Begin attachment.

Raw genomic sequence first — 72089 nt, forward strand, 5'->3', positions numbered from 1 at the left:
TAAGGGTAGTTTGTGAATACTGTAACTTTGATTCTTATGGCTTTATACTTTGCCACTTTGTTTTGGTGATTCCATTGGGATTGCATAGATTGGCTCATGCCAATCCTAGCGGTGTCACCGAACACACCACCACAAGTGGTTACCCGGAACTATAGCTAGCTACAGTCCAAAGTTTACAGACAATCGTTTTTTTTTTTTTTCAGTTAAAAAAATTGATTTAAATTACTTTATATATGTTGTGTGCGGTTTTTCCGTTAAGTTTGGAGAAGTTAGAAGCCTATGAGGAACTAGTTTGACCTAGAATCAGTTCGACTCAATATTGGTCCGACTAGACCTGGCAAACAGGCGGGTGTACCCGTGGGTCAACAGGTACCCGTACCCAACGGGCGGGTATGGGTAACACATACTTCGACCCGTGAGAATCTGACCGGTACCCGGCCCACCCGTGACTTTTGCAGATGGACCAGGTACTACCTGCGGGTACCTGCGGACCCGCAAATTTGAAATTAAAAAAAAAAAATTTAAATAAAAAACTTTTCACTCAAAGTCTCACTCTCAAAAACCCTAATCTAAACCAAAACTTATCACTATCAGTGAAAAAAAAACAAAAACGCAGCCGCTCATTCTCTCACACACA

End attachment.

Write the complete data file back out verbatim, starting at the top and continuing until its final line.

Raw genomic sequence first — 72089 nt, forward strand, 5'->3', positions numbered from 1 at the left:
TAAGGGTAGTTTGTGAATACTGTAACTTTGATTCTTATGGCTTTATACTTTGCCACTTTGTTTTGGTGATTCCATTGGGATTGCATAGATTGGCTCATGCCAATCCTAGCGGTGTCACCGAACACACCACCACAAGTGGTTACCCGGAACTATAGCTAGCTACAGTCCAAAGTTTACAGACAATCGTTTTTTTTTTTTTTCAGTTAAAAAAATTGATTTAAATTACTTTATATATGTTGTGTGCGGTTTTTCCGTTAAGTTTGGAGAAGTTAGAAGCCTATGAGGAACTAGTTTGACCTAGAATCAGTTCGACTCAATATTGGTCCGACTAGACCTGGCAAACAGGCGGGTGTACCCGTGGGTCAACAGGTACCCGTACCCAACGGGCGGGTATGGGTAACACATACTTCGACCCGTGAGAATCTGACCGGTACCCGGCCCACCCGTGACTTTTGCAGATGGACCAGGTACTACCTGCGGGTACCTGCGGACCCGCAAATTTGAAATTAAAAAAAAAAAATTTAAATAAAAAACTTTTCACTCAAAGTCTCACTCTCAAAAACCCTAATCTAAACCAAAACTTATCACTATCAGTGAAAAAAAAACAAAAACGCAGCCGCTCATTCTCTCACACACA